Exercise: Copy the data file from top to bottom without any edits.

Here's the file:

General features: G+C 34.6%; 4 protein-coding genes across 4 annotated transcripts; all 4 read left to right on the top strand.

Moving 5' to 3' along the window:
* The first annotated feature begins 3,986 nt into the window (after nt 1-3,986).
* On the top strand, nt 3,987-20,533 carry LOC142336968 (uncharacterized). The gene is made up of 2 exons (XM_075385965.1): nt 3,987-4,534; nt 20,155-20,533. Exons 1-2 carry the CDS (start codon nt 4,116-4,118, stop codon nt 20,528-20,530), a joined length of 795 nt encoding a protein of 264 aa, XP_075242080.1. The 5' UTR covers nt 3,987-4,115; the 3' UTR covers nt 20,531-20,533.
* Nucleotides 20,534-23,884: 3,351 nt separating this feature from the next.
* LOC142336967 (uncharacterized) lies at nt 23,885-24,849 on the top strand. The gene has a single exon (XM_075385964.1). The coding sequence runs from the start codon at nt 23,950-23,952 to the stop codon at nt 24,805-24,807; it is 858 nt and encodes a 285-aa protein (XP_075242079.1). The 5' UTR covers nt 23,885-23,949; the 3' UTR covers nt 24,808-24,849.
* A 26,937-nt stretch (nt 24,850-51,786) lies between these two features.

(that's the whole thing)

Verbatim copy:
General features: G+C 34.6%; 4 protein-coding genes across 4 annotated transcripts; all 4 read left to right on the top strand.

Moving 5' to 3' along the window:
* The first annotated feature begins 3,986 nt into the window (after nt 1-3,986).
* On the top strand, nt 3,987-20,533 carry LOC142336968 (uncharacterized). The gene is made up of 2 exons (XM_075385965.1): nt 3,987-4,534; nt 20,155-20,533. Exons 1-2 carry the CDS (start codon nt 4,116-4,118, stop codon nt 20,528-20,530), a joined length of 795 nt encoding a protein of 264 aa, XP_075242080.1. The 5' UTR covers nt 3,987-4,115; the 3' UTR covers nt 20,531-20,533.
* Nucleotides 20,534-23,884: 3,351 nt separating this feature from the next.
* LOC142336967 (uncharacterized) lies at nt 23,885-24,849 on the top strand. The gene has a single exon (XM_075385964.1). The coding sequence runs from the start codon at nt 23,950-23,952 to the stop codon at nt 24,805-24,807; it is 858 nt and encodes a 285-aa protein (XP_075242079.1). The 5' UTR covers nt 23,885-23,949; the 3' UTR covers nt 24,808-24,849.
* A 26,937-nt stretch (nt 24,850-51,786) lies between these two features.